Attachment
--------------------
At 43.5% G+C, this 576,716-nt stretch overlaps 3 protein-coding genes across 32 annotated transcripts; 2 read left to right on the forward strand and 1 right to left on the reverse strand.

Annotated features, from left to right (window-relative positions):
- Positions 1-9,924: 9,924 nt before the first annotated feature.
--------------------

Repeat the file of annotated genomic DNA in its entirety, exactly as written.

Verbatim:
At 43.5% G+C, this 576,716-nt stretch overlaps 3 protein-coding genes across 32 annotated transcripts; 2 read left to right on the forward strand and 1 right to left on the reverse strand.

Annotated features, from left to right (window-relative positions):
- Positions 1-9,924: 9,924 nt before the first annotated feature.